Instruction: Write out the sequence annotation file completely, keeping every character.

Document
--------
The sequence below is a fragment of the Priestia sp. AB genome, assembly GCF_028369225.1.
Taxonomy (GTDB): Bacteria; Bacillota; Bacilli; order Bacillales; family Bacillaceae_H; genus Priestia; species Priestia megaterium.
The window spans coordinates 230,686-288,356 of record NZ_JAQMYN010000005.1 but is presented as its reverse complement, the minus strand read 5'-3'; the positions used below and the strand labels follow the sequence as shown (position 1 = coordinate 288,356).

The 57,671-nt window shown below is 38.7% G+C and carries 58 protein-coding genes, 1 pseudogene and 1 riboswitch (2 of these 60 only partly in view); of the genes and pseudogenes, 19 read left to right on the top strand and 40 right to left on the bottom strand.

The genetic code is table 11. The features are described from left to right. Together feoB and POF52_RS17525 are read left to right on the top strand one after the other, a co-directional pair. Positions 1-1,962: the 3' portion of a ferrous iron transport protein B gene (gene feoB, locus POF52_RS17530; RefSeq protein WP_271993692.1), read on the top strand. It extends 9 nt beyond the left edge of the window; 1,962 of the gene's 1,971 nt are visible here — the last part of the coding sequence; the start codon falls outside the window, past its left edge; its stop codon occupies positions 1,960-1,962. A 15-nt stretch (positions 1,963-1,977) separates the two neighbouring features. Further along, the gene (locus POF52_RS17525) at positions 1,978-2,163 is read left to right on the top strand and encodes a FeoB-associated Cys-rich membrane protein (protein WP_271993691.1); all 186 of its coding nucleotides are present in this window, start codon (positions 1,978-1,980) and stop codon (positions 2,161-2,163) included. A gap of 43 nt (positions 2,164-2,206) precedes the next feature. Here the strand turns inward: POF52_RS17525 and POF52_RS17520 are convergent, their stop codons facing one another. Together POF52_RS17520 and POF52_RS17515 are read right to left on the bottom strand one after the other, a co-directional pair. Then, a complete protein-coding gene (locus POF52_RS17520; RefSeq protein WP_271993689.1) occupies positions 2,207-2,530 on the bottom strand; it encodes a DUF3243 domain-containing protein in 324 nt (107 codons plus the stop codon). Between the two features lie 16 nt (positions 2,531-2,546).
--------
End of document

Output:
The sequence below is a fragment of the Priestia sp. AB genome, assembly GCF_028369225.1.
Taxonomy (GTDB): Bacteria; Bacillota; Bacilli; order Bacillales; family Bacillaceae_H; genus Priestia; species Priestia megaterium.
The window spans coordinates 230,686-288,356 of record NZ_JAQMYN010000005.1 but is presented as its reverse complement, the minus strand read 5'-3'; the positions used below and the strand labels follow the sequence as shown (position 1 = coordinate 288,356).

The 57,671-nt window shown below is 38.7% G+C and carries 58 protein-coding genes, 1 pseudogene and 1 riboswitch (2 of these 60 only partly in view); of the genes and pseudogenes, 19 read left to right on the top strand and 40 right to left on the bottom strand.

The genetic code is table 11. The features are described from left to right. Together feoB and POF52_RS17525 are read left to right on the top strand one after the other, a co-directional pair. Positions 1-1,962: the 3' portion of a ferrous iron transport protein B gene (gene feoB, locus POF52_RS17530; RefSeq protein WP_271993692.1), read on the top strand. It extends 9 nt beyond the left edge of the window; 1,962 of the gene's 1,971 nt are visible here — the last part of the coding sequence; the start codon falls outside the window, past its left edge; its stop codon occupies positions 1,960-1,962. A 15-nt stretch (positions 1,963-1,977) separates the two neighbouring features. Further along, the gene (locus POF52_RS17525) at positions 1,978-2,163 is read left to right on the top strand and encodes a FeoB-associated Cys-rich membrane protein (protein WP_271993691.1); all 186 of its coding nucleotides are present in this window, start codon (positions 1,978-1,980) and stop codon (positions 2,161-2,163) included. A gap of 43 nt (positions 2,164-2,206) precedes the next feature. Here the strand turns inward: POF52_RS17525 and POF52_RS17520 are convergent, their stop codons facing one another. Together POF52_RS17520 and POF52_RS17515 are read right to left on the bottom strand one after the other, a co-directional pair. Then, a complete protein-coding gene (locus POF52_RS17520; RefSeq protein WP_271993689.1) occupies positions 2,207-2,530 on the bottom strand; it encodes a DUF3243 domain-containing protein in 324 nt (107 codons plus the stop codon). Between the two features lie 16 nt (positions 2,531-2,546).